We thank Taiwo Adeniyi for basic language editing. We are grateful to Nikhil Kumar for optimizing the comprehensibility of the final manuscript for publication.

Funding

This research is a joint collaboration between the Institut de Recherche pour le Développement Paris, France and the Heidelberg Institute of Global Health. It was funded by the European Union Delegation in Burkina Faso within the framework of a EuropeAid project devoted to Capacity Building for Analysis and Policy Research. Open Access funding enabled and organized by Projekt DEAL.

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Contributions

YB and MDA conceived the study. YB, VR, SS, EB and MDA contributed to survey design and data collection. YB undertook data analysis with support from EB, NK, MDA. All authors contributed to the interpretation of the results. YB drafted the manuscript with contributions from all authors. All authors read and approved the final manuscript.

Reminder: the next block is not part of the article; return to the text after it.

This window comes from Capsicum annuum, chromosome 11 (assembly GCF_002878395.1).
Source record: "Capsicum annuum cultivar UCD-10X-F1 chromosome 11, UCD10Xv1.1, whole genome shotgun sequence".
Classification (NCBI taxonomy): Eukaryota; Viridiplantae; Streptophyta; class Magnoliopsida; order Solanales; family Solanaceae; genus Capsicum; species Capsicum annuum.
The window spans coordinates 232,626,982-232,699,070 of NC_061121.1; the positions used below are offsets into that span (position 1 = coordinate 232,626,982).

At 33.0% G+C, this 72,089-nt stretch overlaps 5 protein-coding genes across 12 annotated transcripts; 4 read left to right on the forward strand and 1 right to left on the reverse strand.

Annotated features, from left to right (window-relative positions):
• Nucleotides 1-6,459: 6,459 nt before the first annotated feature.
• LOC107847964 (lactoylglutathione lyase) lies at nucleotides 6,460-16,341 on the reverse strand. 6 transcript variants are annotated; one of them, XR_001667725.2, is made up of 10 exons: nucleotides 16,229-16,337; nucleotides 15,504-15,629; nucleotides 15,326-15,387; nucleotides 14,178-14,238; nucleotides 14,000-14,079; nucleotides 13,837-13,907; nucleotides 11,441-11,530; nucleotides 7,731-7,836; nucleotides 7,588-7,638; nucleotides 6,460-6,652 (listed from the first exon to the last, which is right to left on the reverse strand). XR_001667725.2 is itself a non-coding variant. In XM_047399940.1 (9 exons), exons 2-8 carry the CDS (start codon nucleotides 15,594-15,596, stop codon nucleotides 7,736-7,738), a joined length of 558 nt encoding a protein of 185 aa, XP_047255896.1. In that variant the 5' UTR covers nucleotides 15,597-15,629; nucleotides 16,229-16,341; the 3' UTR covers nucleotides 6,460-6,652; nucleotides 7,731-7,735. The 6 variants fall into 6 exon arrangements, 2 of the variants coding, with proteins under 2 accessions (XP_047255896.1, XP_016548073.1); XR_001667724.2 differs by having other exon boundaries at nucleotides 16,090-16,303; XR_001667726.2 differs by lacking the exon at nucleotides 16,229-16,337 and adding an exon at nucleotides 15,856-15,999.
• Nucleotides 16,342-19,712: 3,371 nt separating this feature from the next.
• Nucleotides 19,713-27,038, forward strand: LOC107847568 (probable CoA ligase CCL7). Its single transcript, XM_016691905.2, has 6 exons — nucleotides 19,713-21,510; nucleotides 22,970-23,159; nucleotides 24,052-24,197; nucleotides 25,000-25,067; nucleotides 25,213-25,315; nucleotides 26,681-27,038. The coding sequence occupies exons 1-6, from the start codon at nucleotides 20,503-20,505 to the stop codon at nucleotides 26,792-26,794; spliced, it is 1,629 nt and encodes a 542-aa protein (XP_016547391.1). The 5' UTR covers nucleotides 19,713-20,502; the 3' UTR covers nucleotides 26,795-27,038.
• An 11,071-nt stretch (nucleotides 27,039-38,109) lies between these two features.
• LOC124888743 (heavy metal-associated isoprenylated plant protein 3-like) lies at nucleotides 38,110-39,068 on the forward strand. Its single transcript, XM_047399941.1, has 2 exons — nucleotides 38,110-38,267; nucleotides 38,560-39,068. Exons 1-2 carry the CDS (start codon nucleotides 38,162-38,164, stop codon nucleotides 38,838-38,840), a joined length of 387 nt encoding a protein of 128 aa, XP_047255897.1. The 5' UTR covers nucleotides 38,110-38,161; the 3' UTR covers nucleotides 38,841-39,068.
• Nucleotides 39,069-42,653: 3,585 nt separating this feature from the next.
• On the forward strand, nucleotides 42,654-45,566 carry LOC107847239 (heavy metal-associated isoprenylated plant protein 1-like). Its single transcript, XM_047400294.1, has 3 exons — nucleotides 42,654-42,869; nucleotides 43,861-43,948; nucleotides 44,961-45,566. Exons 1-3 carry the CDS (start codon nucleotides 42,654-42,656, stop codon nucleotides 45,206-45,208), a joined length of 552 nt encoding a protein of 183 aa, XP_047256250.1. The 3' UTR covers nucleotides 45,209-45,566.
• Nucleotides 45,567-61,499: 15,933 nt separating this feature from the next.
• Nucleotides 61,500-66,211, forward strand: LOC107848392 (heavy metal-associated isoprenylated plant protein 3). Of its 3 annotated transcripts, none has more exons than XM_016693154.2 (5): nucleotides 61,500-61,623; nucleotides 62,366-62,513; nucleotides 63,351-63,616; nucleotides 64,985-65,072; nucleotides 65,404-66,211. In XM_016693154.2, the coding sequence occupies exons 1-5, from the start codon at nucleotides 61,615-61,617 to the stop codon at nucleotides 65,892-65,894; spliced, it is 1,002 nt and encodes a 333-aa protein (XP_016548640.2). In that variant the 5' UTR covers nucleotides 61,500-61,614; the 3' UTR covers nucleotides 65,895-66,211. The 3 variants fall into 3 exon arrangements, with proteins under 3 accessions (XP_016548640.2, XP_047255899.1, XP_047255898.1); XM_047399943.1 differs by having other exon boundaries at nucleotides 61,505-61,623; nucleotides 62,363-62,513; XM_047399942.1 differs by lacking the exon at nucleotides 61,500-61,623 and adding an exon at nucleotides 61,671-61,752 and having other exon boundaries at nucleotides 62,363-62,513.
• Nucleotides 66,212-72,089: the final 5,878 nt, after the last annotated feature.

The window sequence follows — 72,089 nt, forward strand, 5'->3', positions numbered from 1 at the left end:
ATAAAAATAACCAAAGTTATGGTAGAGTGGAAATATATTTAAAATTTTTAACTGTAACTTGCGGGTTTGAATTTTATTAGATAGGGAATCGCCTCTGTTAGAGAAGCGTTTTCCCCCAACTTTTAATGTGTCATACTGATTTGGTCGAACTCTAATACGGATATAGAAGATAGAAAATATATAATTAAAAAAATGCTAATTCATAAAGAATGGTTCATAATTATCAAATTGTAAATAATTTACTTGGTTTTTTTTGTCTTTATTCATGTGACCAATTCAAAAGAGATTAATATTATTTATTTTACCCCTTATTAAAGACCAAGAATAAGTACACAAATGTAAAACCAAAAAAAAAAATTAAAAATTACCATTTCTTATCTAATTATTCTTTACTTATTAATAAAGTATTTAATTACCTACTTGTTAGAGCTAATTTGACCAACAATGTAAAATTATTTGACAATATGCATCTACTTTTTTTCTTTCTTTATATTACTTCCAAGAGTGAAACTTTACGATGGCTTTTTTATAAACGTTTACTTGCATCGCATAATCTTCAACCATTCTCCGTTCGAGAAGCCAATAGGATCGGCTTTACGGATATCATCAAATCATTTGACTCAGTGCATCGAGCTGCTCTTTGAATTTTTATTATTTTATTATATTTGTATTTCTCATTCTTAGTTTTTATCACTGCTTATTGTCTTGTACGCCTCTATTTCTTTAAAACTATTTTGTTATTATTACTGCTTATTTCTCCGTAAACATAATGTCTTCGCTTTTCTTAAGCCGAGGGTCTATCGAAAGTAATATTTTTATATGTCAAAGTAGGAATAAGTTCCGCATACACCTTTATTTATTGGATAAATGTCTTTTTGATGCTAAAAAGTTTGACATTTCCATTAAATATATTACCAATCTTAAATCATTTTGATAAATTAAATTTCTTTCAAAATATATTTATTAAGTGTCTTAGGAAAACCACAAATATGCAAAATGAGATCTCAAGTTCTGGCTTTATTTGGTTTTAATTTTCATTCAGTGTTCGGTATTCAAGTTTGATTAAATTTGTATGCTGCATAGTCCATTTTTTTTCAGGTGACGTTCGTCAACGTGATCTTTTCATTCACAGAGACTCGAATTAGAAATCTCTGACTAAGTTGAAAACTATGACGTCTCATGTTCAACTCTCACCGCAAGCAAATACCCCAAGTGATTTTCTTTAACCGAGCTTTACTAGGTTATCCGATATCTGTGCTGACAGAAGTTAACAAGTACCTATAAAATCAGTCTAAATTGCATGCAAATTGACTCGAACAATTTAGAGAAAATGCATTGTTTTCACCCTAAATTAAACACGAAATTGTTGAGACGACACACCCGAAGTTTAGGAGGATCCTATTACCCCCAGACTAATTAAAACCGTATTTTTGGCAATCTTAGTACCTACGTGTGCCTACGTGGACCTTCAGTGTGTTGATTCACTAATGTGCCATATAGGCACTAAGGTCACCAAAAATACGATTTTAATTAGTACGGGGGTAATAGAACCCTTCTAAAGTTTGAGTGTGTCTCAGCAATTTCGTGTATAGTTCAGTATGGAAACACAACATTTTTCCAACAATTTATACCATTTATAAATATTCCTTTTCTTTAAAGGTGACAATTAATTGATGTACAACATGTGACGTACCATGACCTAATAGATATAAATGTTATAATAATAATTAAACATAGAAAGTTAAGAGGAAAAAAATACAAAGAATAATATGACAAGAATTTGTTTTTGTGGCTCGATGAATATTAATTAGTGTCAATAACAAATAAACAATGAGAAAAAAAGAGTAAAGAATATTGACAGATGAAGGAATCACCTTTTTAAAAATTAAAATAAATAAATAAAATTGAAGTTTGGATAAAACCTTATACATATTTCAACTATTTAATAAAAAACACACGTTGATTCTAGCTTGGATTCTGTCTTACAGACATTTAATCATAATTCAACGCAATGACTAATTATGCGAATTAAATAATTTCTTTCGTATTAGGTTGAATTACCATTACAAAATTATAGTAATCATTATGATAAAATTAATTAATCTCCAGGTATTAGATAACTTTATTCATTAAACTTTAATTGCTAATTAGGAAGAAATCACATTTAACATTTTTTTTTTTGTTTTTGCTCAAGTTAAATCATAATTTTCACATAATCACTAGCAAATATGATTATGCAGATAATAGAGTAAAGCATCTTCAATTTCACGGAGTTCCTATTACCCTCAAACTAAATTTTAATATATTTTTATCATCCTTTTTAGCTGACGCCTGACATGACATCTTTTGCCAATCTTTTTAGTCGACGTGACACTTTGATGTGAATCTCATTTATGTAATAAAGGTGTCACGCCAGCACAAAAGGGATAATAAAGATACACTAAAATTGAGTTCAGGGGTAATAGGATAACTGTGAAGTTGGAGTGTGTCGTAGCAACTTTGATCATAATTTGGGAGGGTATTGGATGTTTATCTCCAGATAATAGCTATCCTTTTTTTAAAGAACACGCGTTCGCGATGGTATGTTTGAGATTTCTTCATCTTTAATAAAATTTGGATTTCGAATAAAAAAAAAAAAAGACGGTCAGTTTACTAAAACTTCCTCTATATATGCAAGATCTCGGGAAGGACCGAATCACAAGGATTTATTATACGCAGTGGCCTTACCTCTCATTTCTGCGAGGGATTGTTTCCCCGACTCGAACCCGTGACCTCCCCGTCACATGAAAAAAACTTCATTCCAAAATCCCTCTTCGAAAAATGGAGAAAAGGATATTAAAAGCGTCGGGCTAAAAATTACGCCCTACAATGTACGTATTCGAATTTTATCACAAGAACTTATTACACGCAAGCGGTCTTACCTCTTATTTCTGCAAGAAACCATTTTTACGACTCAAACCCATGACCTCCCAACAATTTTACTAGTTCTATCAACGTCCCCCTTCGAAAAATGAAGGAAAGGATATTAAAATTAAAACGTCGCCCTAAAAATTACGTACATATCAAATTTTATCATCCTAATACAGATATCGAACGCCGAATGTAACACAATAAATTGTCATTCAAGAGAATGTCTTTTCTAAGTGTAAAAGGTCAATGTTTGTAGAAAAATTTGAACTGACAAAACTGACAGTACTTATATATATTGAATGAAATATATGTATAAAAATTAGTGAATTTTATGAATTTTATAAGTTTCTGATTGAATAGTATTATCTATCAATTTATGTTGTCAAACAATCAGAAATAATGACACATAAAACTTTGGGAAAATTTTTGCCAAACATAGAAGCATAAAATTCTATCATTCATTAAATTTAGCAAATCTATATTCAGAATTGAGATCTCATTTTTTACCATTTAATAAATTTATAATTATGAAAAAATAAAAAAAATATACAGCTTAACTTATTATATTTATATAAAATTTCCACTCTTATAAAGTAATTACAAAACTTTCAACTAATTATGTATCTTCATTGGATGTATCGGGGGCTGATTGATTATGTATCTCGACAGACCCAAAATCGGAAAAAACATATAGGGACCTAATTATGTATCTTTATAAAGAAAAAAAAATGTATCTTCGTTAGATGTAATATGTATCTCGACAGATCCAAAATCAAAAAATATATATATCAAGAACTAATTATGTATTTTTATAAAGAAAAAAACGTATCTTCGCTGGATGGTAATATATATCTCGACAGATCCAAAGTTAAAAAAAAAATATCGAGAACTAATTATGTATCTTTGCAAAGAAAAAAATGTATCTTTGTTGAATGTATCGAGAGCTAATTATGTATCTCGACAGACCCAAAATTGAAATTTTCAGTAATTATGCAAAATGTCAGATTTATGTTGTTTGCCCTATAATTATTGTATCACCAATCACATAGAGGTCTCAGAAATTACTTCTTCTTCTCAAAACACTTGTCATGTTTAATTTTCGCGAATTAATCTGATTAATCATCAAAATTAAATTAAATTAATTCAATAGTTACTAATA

Corresponding author

Correspondence to Yvonne Beaugé.

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Ethical clearance was granted by the Comité National d’Éthique pour la Recherche en Santé (CNERS) in Burkina Faso (Decision No. 2019–01-004).

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Not applicable.

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The authors declare they have no competing interests.

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Supplementary Information

Additional file 1.

Sensitivity analysis: Results from the regression model exploring the factors related to excessive OOPE at the individual level using Medium-high expenditure threshold

Additional file 2.

Sensitivity analysis: Results from the regression model exploring the factors related to excessive OOPE at the individual level using Extreme high expenditure threshold

Additional file 3.

Sensitivity analysis: Results from the regression model exploring the factors related to excessive OOPE at the individual level, excluding the three extreme cases where ultra-poor had to accommodate over 100.000 FCFA to cover their healthcare costs.

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Beaugé, Y., Ridde, V., Bonnet, E. et al. Factors related to excessive out-of-pocket expenditures among the ultra-poor after discontinuity of PBF: a cross-sectional study in Burkina Faso. Health Econ Rev 10, 36 (2020). https://doi.org/10.1186/s13561-020-00293-w

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Keywords

  • Out-of-pocket expenditure
  • Ultra-poor
  • Targeting
  • Performance-based financing
  • Burkina Faso